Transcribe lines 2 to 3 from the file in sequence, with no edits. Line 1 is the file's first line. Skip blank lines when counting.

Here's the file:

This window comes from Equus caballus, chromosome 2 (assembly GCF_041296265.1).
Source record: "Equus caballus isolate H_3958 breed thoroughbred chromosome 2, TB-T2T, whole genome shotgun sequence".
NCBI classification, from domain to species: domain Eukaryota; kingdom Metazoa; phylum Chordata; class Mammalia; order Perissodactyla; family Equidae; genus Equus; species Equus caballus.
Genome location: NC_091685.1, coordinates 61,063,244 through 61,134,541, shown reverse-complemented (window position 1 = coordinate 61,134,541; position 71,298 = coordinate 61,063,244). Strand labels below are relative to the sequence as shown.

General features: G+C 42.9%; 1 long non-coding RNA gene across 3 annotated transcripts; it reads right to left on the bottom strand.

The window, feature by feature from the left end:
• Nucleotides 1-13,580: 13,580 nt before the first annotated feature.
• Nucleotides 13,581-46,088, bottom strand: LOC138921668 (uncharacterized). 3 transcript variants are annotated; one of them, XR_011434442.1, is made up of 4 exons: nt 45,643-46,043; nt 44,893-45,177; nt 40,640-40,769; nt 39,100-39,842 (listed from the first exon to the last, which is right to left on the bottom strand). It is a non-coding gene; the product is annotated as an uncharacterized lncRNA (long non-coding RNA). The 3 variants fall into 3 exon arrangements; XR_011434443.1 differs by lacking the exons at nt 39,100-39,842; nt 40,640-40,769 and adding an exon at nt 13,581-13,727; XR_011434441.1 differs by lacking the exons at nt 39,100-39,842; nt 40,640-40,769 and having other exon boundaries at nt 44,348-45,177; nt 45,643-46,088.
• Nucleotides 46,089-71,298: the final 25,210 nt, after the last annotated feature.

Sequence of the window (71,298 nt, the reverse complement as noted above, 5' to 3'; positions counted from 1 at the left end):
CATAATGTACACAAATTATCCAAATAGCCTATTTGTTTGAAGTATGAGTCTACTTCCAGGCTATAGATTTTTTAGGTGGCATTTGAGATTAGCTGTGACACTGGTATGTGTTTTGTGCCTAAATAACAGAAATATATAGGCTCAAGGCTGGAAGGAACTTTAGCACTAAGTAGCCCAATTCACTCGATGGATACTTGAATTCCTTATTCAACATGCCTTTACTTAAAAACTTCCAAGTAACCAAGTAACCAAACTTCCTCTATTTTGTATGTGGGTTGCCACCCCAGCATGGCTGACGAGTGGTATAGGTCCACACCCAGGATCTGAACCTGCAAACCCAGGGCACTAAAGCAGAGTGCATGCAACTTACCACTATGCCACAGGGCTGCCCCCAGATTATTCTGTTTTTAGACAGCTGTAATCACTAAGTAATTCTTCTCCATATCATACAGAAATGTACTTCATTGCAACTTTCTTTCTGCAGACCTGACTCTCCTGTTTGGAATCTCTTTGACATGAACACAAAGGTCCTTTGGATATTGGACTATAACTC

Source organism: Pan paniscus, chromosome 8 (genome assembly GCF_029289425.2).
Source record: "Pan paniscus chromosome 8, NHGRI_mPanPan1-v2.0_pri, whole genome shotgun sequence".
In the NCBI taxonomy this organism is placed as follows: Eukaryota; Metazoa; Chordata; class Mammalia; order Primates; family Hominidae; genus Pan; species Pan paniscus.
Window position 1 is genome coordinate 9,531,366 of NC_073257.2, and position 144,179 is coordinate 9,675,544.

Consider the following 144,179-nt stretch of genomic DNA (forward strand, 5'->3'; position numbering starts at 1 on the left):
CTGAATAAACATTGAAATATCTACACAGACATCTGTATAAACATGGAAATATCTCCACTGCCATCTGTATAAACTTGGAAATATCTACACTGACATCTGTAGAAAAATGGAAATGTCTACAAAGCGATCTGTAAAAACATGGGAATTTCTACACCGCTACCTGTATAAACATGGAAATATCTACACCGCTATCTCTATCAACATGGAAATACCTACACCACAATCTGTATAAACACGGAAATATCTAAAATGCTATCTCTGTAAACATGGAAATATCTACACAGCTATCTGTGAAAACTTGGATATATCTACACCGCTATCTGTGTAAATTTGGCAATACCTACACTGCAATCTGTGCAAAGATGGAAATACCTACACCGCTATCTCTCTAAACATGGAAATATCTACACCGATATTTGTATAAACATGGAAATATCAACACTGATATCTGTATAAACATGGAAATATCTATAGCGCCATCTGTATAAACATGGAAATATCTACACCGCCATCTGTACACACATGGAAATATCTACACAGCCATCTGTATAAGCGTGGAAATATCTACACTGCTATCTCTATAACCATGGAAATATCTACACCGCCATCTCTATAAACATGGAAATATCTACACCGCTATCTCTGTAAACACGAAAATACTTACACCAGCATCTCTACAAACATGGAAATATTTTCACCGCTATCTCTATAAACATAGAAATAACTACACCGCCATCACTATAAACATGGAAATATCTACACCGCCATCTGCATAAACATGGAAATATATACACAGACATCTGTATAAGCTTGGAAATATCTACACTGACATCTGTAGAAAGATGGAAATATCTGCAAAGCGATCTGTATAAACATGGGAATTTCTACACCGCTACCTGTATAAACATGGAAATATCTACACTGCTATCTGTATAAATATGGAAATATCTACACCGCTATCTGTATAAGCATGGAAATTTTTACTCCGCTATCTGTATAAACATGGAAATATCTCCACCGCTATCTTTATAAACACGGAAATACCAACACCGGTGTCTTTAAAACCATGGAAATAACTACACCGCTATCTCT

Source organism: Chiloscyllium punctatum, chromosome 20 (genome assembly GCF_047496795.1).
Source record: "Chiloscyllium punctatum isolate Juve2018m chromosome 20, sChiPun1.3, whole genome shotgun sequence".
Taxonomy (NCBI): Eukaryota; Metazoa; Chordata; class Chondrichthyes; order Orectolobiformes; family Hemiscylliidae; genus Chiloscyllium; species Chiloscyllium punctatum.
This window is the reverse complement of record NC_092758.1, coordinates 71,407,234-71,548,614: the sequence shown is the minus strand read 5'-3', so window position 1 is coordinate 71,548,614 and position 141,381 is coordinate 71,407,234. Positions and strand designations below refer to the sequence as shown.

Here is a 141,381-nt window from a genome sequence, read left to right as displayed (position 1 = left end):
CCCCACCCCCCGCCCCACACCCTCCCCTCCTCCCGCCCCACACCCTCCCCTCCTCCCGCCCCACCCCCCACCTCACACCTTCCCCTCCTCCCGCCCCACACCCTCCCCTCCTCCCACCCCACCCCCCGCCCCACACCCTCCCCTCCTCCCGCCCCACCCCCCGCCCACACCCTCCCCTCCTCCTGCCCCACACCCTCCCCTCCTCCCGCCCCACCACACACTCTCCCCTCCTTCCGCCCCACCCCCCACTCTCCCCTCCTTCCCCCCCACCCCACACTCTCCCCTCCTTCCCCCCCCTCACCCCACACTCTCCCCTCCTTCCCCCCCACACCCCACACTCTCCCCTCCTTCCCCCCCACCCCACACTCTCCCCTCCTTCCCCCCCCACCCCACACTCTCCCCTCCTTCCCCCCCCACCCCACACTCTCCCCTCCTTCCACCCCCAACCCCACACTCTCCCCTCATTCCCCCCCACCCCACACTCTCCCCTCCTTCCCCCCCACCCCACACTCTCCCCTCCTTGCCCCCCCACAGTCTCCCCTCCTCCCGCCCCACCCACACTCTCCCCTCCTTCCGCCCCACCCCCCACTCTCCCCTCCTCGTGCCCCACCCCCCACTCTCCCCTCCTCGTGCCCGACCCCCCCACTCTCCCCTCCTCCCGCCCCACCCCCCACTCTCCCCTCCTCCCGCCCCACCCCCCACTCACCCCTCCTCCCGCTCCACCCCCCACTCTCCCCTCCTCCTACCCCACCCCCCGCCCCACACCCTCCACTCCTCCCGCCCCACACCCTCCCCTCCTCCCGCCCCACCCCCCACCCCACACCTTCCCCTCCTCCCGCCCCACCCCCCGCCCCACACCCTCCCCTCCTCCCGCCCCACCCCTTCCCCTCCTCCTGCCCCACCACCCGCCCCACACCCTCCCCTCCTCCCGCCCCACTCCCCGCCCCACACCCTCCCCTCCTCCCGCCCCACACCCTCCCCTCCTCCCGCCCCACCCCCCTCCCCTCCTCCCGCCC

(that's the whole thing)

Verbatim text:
Source record: "Equus caballus isolate H_3958 breed thoroughbred chromosome 2, TB-T2T, whole genome shotgun sequence".
NCBI classification, from domain to species: domain Eukaryota; kingdom Metazoa; phylum Chordata; class Mammalia; order Perissodactyla; family Equidae; genus Equus; species Equus caballus.